All community members who care about oceans, marine creatures and coastal life need to know the 2012 assessment’s terms of reference, content, personnel, and precise recommendations. Given that it was prepared during the Harper government era, we need to be certain that the assessment was done free from political intervention by truly qualified and unbiased external experts. We ask:

  1. Could you please provide us with a copy of this assessment material as well as the information about who prepared it, and their terms of reference?

Basics of the Laurentian Channel Marine Protected Area (LCMPA) Proposal

Life on our entire planet depends on the global community fully addressing the principles established at the United Nations’ Oceans Conference last month: to ensure sustainability of the world’s oceans and the life within them. For starters, oceans produce about 70% of our planet’s oxygen. The warming trend and other side-effects of climate change are already causing de-oxygenation of our oceans, which is already having disastrous impacts. Then there is the plastics issue. All species in the ocean are at some state of risk from one anthropogenic cause or another. For humans, food security and rising waters are serious concerns. The list of human-made damage continues to grow, and appears endless.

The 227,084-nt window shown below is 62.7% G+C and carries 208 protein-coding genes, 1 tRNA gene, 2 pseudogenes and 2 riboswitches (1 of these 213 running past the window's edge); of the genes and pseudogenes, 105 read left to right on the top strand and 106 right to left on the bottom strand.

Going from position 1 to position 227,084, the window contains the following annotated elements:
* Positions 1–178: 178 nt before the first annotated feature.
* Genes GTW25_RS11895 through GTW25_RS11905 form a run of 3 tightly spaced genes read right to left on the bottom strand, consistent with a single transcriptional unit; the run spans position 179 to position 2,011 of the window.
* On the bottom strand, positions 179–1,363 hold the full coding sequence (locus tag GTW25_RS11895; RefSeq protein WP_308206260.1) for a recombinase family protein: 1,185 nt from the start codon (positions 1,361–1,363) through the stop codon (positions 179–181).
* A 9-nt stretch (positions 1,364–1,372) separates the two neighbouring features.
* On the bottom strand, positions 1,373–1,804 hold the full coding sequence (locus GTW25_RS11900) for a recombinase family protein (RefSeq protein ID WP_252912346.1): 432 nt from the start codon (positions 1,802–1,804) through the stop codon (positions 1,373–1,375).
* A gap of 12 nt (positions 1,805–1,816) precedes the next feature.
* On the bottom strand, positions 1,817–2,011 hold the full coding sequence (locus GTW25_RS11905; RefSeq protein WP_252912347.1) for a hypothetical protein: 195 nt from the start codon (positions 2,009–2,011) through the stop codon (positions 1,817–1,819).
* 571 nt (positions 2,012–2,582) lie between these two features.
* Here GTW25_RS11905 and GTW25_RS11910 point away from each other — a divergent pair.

When members of our organization first heard about the “Marine Protected Areas” and the related plan to establish use-zoning districts in relation to the Bay of Fundy, we were not convinced. How could mapping right-of-ways and slender no-go zones do anything to address the ongoing oceanic ecoapocalypse? Ironically, the marine scientist whose encouraged us to appreciate potential strengths of MPAs and related strategies is Dr. Rodolphe Devillers of Memorial University in Newfoundland. Dr. Devillers is now speaking out about the limitations of this LCMPA proposal, in an article published in Hakai Magazine on May 9-17.

LaurentianChannel-chenalLaurentien-eng

When designing marine protection, conservation goals are absolutely paramount, and the task requires undivided focus. We understand that DFO is very vulnerable to industry pressure because of its multilateral mandated responsibilities. Your department is charged to work with diverse stakeholders: commercial fisheries, small independent fishers, ecotourism entrepreneurs, coastal resident communities, and environmental organizations. In many instances, middle ground between these sectors must be found, to accommodate survival of all creatures depending on the salt water for life, including human beings. However, when it comes to ocean, marine life and coastal protection, there is no middle ground on the need to establish firmly protected, inviolate areas in our salt water bodies. This is humanity’s only hope for a future.

Returning again to the just-released Government of Canada discussion paper Environmental and Regulatory Reviews, it acknowledges, “Government does not effectively communicate how science and data are weighed or contribute to federal decision making.” This is precisely the stumbling block we hit as we tried to understand why recent changes were made to the original proposed area and conservation goals of the proposed LCMPA. So we ask: